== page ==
What with my fine morning just-got-out-of-bed hair sticking out all over the places, I must have looked like one of those naughty fairies at the bottom of the garden – you remember those stories read to you when a mere sprat? Walter de la Mare stuff.
Jose asked if I had planning permission for the road and I presented him with the documents. He looked at the official stamp and nothing more. I will be here tomorrow morning at 7am, he pronounced. Yes sure, but by golly, he was. And I was up and washed and dressed in armour plating with straightened hair.
When Jose works, he works hard, neatly and fast. Within a few hours he had created the backbone of the road, exactly as asked. Carlos came by to inspect and we were all happy. Especially Jose who was off for his 10am breakfast in Ramons. These can and usually do last well into the afternoon, fueled by all sorts of liquors. Until shortly before 4pm actually…
But before he could climb into his tractor and head off, we saw a 4×4 belonging to the forest ranger department climbing purposely up the drive. It pulled to a stop in front of the casita and a bald headed stocky man smoking a cigar climbed out. At the time the irony if his smoking on the job passed me by completely. Not only is smoking on any job prohibited these days, but especially in the mountains when your principal job is to ensure fire safety.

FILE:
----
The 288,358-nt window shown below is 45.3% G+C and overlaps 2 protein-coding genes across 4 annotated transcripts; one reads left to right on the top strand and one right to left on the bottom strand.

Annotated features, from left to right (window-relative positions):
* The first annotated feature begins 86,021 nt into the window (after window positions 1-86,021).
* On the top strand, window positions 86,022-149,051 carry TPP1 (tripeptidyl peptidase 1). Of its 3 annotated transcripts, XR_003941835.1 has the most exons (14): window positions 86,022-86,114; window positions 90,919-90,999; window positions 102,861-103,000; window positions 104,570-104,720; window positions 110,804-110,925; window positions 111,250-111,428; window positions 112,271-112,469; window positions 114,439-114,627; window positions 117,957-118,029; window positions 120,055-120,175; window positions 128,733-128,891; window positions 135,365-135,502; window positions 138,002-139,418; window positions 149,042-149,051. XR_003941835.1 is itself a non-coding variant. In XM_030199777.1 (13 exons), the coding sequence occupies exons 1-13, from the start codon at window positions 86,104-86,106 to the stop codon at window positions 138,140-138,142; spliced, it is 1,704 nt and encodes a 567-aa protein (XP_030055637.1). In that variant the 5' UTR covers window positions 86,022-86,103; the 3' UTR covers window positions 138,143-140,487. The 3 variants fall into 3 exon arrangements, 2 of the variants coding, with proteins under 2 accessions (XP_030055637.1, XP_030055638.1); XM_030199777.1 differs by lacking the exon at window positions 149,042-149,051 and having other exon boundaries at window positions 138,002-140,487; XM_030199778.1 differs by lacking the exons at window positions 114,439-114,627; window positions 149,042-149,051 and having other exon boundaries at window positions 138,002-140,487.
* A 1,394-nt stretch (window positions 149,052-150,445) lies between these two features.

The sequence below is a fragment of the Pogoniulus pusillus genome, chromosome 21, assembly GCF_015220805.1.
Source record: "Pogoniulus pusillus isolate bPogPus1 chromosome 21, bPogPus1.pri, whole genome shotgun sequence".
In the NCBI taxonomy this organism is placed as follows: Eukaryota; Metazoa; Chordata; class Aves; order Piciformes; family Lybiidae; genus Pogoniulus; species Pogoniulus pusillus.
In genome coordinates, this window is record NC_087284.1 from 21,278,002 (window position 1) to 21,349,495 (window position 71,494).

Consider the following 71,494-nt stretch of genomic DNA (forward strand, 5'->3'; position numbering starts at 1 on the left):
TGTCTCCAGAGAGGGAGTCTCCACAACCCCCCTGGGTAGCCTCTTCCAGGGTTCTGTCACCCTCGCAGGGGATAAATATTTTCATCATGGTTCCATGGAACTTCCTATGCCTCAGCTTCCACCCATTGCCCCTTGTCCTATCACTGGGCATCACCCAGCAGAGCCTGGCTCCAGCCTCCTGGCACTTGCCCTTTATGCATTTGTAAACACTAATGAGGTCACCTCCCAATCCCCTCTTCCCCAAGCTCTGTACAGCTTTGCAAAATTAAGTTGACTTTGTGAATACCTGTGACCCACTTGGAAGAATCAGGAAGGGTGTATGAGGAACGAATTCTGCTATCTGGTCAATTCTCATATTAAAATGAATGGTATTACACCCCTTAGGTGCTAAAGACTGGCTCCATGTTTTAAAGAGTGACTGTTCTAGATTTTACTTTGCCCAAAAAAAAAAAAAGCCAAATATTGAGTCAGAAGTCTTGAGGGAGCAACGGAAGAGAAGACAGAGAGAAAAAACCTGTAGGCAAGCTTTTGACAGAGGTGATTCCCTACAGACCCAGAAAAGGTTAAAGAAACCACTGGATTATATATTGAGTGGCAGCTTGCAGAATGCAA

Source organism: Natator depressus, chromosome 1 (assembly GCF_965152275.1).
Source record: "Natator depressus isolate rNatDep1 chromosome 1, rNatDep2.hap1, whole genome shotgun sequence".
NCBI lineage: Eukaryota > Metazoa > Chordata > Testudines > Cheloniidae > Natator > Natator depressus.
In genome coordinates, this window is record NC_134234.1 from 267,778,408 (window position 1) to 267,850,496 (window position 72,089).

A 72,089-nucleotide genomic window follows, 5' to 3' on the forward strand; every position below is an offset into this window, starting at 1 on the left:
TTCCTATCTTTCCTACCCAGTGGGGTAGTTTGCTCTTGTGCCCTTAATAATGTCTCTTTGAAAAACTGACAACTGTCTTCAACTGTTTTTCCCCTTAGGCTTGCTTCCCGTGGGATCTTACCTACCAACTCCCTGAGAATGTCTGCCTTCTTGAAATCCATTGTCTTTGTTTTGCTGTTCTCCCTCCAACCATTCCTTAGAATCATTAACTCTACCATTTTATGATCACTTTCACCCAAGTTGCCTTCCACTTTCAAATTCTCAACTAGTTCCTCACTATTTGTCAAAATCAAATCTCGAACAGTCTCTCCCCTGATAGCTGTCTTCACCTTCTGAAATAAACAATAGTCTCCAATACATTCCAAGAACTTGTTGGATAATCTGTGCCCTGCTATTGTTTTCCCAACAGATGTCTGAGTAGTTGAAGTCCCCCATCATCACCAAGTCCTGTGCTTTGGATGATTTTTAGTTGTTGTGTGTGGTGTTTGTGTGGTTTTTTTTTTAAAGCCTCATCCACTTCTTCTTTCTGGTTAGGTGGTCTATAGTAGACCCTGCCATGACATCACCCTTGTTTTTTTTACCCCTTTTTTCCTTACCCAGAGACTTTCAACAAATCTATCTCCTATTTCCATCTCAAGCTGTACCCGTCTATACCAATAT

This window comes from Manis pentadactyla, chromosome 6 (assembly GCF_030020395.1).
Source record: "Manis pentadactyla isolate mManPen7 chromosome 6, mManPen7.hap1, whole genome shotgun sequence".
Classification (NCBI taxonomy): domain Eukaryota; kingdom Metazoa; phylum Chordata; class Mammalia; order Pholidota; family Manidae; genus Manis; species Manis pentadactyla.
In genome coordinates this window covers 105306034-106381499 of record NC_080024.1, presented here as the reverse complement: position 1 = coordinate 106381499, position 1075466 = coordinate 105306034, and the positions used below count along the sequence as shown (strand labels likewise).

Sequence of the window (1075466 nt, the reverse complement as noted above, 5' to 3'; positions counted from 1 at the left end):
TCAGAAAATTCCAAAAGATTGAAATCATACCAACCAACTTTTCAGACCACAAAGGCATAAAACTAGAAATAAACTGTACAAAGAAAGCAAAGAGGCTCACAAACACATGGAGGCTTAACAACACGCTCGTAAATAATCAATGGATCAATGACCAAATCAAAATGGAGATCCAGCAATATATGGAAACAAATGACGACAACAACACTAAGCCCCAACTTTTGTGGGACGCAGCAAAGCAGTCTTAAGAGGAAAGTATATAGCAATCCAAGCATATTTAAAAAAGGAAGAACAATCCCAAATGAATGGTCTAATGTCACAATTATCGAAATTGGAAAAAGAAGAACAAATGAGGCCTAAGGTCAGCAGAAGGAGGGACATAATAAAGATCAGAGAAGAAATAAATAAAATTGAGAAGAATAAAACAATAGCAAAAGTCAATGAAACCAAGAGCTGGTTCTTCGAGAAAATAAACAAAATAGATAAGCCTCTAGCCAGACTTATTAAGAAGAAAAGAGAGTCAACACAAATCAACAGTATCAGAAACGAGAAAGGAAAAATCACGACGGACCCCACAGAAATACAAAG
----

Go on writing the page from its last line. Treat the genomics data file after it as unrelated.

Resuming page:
What sidetracked me was the man’s menacing demeanor. He asked if I had “permisos”, and when I produced the document, he was not happy. “You have already two roads here in front of the house”’ he declared, waving at two hideous stony tracks created by the endless delivery of trucks with building materials. He ignored the fact that I had placed boulders in front of them to encourage the gorse to grow back and prohibit the random passing of vehicles.